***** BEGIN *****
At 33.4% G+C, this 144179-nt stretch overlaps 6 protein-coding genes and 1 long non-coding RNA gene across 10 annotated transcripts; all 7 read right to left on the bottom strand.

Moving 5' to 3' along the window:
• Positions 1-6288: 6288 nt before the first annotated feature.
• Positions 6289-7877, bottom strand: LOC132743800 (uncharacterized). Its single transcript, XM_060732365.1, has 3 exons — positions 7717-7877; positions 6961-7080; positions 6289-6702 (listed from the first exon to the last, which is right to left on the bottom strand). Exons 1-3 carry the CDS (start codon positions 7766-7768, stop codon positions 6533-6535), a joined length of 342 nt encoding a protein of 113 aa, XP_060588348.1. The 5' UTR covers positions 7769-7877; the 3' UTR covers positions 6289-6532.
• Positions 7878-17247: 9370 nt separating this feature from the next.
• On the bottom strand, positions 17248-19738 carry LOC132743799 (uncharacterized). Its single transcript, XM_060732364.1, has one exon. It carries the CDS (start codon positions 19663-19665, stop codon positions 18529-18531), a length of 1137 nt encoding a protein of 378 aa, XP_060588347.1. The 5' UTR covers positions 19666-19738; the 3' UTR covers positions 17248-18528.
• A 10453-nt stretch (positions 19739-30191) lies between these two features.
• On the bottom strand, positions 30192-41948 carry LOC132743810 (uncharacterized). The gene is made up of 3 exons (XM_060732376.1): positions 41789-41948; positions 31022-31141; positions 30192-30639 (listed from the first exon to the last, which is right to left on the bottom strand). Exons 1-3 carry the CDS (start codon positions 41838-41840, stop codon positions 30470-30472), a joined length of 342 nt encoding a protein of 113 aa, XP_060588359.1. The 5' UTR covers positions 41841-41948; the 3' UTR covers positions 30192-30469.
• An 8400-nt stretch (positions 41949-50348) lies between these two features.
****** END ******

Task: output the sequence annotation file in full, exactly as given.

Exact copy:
At 33.4% G+C, this 144179-nt stretch overlaps 6 protein-coding genes and 1 long non-coding RNA gene across 10 annotated transcripts; all 7 read right to left on the bottom strand.

Moving 5' to 3' along the window:
• Positions 1-6288: 6288 nt before the first annotated feature.
• Positions 6289-7877, bottom strand: LOC132743800 (uncharacterized). Its single transcript, XM_060732365.1, has 3 exons — positions 7717-7877; positions 6961-7080; positions 6289-6702 (listed from the first exon to the last, which is right to left on the bottom strand). Exons 1-3 carry the CDS (start codon positions 7766-7768, stop codon positions 6533-6535), a joined length of 342 nt encoding a protein of 113 aa, XP_060588348.1. The 5' UTR covers positions 7769-7877; the 3' UTR covers positions 6289-6532.
• Positions 7878-17247: 9370 nt separating this feature from the next.
• On the bottom strand, positions 17248-19738 carry LOC132743799 (uncharacterized). Its single transcript, XM_060732364.1, has one exon. It carries the CDS (start codon positions 19663-19665, stop codon positions 18529-18531), a length of 1137 nt encoding a protein of 378 aa, XP_060588347.1. The 5' UTR covers positions 19666-19738; the 3' UTR covers positions 17248-18528.
• A 10453-nt stretch (positions 19739-30191) lies between these two features.
• On the bottom strand, positions 30192-41948 carry LOC132743810 (uncharacterized). The gene is made up of 3 exons (XM_060732376.1): positions 41789-41948; positions 31022-31141; positions 30192-30639 (listed from the first exon to the last, which is right to left on the bottom strand). Exons 1-3 carry the CDS (start codon positions 41838-41840, stop codon positions 30470-30472), a joined length of 342 nt encoding a protein of 113 aa, XP_060588359.1. The 5' UTR covers positions 41841-41948; the 3' UTR covers positions 30192-30469.
• An 8400-nt stretch (positions 41949-50348) lies between these two features.